Your Encryption Keys, Your Kingdom

January 5, 2015
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3 min read

Do you know who has access to the encryption keys for your data? I suspect that far too few organizations have given this question little or no thought, or have left the decision to their vendors. Worse, many have probably assumed that someone else is taking care of encrypting their data with little concern beyond hoping it’s encrypted somewhere, by someone for their benefit. But the location of your keys, who has access to them and who has control of them is almost as important today as encrypting them in the first place.

If you’re using a cloud service to store any of your data, chances are you are not the one in control of your keys. Unless you’ve taken special measures to work with or choose a Software as a Service (SaaS) provider to have keys under your control and unique for your organization, in all likelihood, you don’t control your keys. They have the keys, it’s up to them to create them, store them and protect them. They may have unique keys for each client, or they may have a common key for the service. In either case, the keys are in their hands and you’re relying on them to secure the storage of the keys.

Many of the SaaS providers have taken this into account and have strong measures in place to protect the keys. Infrastructure and Platform aaS providers suffer from some of the same issues, but in many of those cases you have the option of providing additional encryption measures to encrypt data. But some organizations using these services put their own keys on top of the infrastructure provided, not realizing that they’re still relying on the provider to protect the underlying services and that the key might not be as secure in the cloud as it is in a dedicated physical infrastructure. One good product that’s come to light in the last few years is cloud-based Hardware Services Modules (HSM), something we should see more common usage of as time goes by.

Beyond the security consideration of letting someone else control your keys, you have to be worried about the legal considerations of who controls your keys. When you examine any product or service where the encryption key is controlled by the vendor, the keys to decrypt the data can be compelled by a court, at least in the U.S. and the UK, with more and more countries following suit. Even worse are the laws in Russia, which are so extreme that they’ve forced Google to pull engineering resources from the country. Overall, Internet freedoms are trending down and this goes as much for the corporations of the world as for the individual. Which means the location of your keys have become a legal concern as much as they are a security concern.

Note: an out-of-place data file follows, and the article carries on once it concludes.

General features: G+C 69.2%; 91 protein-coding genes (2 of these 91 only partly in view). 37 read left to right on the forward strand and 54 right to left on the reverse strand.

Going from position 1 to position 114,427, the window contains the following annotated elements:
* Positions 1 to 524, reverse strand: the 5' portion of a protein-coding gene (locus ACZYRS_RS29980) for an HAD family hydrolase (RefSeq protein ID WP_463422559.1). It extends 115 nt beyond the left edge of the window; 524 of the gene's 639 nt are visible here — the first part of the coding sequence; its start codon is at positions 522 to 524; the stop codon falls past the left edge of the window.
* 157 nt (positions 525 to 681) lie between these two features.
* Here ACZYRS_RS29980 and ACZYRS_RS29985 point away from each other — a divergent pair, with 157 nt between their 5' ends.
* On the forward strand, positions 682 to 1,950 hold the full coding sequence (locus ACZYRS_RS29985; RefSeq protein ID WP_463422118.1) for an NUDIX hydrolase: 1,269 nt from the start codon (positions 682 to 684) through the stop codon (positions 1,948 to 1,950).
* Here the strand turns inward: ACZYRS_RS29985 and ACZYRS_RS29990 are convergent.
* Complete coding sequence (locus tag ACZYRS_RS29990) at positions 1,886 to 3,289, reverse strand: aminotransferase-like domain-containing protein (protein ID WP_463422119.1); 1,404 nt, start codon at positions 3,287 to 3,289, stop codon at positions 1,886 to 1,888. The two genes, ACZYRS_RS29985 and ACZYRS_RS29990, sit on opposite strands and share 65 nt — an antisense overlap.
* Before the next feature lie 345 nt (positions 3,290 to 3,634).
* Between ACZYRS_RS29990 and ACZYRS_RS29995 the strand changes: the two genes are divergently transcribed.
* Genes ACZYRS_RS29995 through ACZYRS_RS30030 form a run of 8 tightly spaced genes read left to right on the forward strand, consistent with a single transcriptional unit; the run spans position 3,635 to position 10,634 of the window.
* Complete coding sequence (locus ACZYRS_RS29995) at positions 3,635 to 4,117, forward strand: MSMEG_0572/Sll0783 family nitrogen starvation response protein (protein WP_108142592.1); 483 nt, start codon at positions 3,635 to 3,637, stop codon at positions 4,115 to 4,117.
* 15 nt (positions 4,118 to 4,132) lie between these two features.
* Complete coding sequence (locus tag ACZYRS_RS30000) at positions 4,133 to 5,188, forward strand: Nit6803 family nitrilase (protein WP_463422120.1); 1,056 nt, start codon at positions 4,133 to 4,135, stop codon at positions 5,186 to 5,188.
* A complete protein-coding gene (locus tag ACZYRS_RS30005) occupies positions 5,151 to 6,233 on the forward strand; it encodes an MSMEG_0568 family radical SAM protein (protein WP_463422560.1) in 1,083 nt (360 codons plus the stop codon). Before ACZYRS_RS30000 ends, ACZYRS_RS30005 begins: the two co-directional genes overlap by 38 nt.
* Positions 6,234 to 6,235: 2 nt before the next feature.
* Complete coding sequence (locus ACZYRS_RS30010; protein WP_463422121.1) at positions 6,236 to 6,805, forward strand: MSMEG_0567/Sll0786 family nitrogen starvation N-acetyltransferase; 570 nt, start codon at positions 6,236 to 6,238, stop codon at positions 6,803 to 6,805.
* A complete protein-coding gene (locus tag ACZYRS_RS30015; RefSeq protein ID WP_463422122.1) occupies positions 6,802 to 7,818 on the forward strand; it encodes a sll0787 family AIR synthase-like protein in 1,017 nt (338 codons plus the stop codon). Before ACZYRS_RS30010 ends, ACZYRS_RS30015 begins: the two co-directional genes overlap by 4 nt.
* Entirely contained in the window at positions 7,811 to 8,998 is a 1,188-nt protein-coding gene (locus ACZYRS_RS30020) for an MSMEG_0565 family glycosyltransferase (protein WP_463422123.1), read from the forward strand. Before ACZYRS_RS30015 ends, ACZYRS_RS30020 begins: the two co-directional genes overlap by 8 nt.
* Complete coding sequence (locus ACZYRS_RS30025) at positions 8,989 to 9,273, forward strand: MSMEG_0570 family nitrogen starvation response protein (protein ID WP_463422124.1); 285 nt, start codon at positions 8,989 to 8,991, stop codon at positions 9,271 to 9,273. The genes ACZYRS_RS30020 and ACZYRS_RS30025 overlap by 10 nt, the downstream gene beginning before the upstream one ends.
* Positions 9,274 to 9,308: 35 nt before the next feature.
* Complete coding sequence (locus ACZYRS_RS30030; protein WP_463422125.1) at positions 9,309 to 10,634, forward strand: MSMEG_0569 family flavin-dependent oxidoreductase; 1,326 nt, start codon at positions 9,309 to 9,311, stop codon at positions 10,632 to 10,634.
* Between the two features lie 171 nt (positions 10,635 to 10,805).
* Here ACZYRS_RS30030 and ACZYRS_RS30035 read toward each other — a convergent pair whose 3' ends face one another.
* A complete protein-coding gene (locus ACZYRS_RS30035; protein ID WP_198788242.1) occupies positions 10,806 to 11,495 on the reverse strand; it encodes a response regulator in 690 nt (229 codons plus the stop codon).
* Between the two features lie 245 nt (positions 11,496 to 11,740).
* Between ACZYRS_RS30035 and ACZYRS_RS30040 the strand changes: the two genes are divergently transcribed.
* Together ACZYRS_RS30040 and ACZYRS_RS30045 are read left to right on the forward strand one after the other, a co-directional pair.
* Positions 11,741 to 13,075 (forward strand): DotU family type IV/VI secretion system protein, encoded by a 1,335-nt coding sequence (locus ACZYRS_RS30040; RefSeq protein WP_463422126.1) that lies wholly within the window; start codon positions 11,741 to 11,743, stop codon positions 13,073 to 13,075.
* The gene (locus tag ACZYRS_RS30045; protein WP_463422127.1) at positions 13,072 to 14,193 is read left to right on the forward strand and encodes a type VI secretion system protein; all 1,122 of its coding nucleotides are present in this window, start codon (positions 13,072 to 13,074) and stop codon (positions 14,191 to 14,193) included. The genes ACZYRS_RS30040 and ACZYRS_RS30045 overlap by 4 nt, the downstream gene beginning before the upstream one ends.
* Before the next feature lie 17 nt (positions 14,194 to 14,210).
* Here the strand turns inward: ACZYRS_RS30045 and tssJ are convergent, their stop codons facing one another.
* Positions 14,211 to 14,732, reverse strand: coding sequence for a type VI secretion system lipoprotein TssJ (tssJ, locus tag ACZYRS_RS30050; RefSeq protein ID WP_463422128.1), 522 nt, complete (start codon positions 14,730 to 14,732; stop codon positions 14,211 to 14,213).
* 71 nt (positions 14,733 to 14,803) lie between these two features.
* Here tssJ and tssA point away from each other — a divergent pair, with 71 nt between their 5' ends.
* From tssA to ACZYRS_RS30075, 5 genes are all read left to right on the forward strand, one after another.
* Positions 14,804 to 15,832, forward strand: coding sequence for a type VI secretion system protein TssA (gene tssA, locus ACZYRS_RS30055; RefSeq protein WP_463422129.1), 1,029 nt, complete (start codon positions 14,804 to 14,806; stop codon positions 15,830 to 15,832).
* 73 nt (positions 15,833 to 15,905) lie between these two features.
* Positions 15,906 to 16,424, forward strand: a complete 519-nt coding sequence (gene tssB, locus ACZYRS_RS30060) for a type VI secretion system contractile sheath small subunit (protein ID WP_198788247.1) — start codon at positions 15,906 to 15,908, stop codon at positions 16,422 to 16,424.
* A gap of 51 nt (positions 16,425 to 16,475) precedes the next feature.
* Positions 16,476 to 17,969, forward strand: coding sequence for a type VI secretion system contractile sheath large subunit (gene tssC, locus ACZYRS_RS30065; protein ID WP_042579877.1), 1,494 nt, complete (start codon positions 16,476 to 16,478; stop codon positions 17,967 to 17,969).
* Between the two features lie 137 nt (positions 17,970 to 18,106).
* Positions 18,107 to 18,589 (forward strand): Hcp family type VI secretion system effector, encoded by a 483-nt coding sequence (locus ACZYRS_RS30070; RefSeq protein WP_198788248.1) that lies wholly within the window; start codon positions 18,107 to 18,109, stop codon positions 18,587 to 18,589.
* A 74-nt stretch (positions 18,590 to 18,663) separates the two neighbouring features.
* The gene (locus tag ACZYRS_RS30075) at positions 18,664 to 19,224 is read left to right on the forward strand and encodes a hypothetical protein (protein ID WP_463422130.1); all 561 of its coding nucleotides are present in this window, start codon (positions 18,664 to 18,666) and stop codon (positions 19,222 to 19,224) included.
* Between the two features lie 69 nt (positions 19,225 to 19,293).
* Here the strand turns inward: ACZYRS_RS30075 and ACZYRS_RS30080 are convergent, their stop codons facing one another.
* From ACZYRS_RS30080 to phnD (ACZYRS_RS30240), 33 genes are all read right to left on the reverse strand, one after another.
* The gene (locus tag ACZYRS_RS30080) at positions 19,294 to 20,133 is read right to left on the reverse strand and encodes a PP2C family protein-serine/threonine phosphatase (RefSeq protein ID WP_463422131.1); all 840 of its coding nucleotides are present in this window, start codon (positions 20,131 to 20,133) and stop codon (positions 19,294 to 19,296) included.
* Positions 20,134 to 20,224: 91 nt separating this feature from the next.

Finally, who controls the keys encrypting data are a point organizations have to give more consideration to as a selling point going forward. Apple and Google both realize that giving the consumer control over their keys to encrypt their phones is something users desire. It’s also something that takes them out of the equation for law enforcement, because if they don’t have the keys, there’s no way they can be compelled to disclose. True, law enforcement doesn’t like this move to make iPhones and Android devices more secure, but if it gives them a bigger market share, it will continue. On the flip side of this are products from organizations like Verizon Voice Cypher, which has a built in decryption process that allows easy access for law enforcement. It will be interesting to see if the effect each of these decisions will have on the market and if consumers desire encryption or not. More and more, where your keys are stored and who has access to them is becoming a central question that’s nearly as important as whether you’re going to encrypt or not. Overwhelmingly, we are coming to the conclusion that encrypting your data, both as a consumer and as a corporation, is an essential security step. But now we have to take that issue to the next logical step, reviewing where the keys to decrypt that data are being stored and who’s responsible for securing them. Like the decision to encrypt itself, the location of your keys is a fundamental issue that can have far reaching consequences.

Martin McKeay
Security Advocate

Martin McKeay is a Senior Security Advocate at Akamai, joining the company in 2011. As a member of Akamai's Security Intelligence Team, he is responsible for...
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